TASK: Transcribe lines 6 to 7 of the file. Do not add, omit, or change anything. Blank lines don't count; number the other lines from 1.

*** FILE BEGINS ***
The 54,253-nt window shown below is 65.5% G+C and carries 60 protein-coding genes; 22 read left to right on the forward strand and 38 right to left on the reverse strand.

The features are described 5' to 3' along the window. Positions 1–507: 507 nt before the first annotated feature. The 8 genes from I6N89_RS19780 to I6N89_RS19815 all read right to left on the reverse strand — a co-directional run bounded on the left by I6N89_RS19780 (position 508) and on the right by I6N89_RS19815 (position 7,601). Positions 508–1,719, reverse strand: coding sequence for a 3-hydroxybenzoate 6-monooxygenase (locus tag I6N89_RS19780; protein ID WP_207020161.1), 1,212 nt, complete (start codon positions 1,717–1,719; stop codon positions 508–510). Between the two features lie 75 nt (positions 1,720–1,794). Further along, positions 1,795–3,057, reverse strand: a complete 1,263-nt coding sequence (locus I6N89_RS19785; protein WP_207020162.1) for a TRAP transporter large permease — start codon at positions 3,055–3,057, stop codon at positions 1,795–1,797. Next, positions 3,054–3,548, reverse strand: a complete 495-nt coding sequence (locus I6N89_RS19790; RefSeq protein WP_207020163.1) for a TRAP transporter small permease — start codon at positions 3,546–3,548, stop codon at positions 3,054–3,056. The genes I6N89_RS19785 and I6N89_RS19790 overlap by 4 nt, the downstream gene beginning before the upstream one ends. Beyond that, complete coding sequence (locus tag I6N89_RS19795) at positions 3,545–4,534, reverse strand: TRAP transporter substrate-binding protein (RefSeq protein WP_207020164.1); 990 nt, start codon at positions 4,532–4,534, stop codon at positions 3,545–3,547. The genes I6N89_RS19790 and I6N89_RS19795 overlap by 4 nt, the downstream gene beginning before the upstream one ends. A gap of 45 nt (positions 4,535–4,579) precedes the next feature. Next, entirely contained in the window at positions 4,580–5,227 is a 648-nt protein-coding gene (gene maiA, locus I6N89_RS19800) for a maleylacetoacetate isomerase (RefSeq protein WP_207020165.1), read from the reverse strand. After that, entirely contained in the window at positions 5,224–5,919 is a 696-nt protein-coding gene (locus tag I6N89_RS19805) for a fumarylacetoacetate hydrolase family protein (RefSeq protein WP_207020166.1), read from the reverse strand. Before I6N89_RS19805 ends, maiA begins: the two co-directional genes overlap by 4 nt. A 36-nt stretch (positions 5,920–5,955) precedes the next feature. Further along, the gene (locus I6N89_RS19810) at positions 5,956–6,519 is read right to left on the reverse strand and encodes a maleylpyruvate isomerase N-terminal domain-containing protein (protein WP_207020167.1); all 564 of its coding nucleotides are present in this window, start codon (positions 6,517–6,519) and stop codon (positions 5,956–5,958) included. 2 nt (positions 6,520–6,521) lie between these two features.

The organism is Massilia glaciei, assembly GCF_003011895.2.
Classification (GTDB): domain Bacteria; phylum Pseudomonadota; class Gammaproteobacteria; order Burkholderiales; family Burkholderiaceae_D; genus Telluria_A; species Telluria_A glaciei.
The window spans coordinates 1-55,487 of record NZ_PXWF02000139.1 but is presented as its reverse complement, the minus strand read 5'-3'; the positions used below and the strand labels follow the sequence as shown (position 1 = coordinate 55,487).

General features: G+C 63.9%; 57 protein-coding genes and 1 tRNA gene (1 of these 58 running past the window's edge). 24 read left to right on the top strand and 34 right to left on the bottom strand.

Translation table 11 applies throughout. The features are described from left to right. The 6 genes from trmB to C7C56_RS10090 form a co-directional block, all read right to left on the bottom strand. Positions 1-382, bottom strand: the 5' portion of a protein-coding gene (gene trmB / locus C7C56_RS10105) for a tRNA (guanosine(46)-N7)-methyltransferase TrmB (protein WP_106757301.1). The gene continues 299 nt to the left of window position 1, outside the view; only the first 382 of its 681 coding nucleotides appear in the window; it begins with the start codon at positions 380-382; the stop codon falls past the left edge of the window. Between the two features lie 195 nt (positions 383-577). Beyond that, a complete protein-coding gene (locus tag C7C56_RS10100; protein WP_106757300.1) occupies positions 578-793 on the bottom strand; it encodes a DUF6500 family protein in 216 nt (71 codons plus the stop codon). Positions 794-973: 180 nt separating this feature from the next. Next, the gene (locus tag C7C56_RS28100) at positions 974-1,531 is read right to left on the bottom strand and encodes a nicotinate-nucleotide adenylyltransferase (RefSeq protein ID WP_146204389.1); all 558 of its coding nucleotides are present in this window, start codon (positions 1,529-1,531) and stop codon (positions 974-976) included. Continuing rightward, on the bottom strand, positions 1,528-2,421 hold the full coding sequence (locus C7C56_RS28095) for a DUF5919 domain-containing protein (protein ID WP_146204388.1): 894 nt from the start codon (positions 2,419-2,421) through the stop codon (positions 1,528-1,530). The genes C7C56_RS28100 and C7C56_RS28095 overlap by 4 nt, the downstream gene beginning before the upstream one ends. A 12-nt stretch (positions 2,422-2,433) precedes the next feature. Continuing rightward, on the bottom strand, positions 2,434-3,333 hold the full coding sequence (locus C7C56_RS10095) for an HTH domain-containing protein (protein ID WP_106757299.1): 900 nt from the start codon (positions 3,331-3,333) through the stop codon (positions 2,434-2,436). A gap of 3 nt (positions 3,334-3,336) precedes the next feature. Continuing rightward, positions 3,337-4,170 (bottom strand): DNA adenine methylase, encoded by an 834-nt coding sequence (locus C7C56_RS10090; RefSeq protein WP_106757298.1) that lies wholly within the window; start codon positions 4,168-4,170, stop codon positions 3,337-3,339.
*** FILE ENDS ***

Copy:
General features: G+C 63.9%; 57 protein-coding genes and 1 tRNA gene (1 of these 58 running past the window's edge). 24 read left to right on the top strand and 34 right to left on the bottom strand.

Translation table 11 applies throughout. The features are described from left to right. The 6 genes from trmB to C7C56_RS10090 form a co-directional block, all read right to left on the bottom strand. Positions 1-382, bottom strand: the 5' portion of a protein-coding gene (gene trmB / locus C7C56_RS10105) for a tRNA (guanosine(46)-N7)-methyltransferase TrmB (protein WP_106757301.1). The gene continues 299 nt to the left of window position 1, outside the view; only the first 382 of its 681 coding nucleotides appear in the window; it begins with the start codon at positions 380-382; the stop codon falls past the left edge of the window. Between the two features lie 195 nt (positions 383-577). Beyond that, a complete protein-coding gene (locus tag C7C56_RS10100; protein WP_106757300.1) occupies positions 578-793 on the bottom strand; it encodes a DUF6500 family protein in 216 nt (71 codons plus the stop codon). Positions 794-973: 180 nt separating this feature from the next. Next, the gene (locus tag C7C56_RS28100) at positions 974-1,531 is read right to left on the bottom strand and encodes a nicotinate-nucleotide adenylyltransferase (RefSeq protein ID WP_146204389.1); all 558 of its coding nucleotides are present in this window, start codon (positions 1,529-1,531) and stop codon (positions 974-976) included. Continuing rightward, on the bottom strand, positions 1,528-2,421 hold the full coding sequence (locus C7C56_RS28095) for a DUF5919 domain-containing protein (protein ID WP_146204388.1): 894 nt from the start codon (positions 2,419-2,421) through the stop codon (positions 1,528-1,530). The genes C7C56_RS28100 and C7C56_RS28095 overlap by 4 nt, the downstream gene beginning before the upstream one ends. A 12-nt stretch (positions 2,422-2,433) precedes the next feature. Continuing rightward, on the bottom strand, positions 2,434-3,333 hold the full coding sequence (locus C7C56_RS10095) for an HTH domain-containing protein (protein ID WP_106757299.1): 900 nt from the start codon (positions 3,331-3,333) through the stop codon (positions 2,434-2,436). A gap of 3 nt (positions 3,334-3,336) precedes the next feature. Continuing rightward, positions 3,337-4,170 (bottom strand): DNA adenine methylase, encoded by an 834-nt coding sequence (locus C7C56_RS10090; RefSeq protein WP_106757298.1) that lies wholly within the window; start codon positions 4,168-4,170, stop codon positions 3,337-3,339.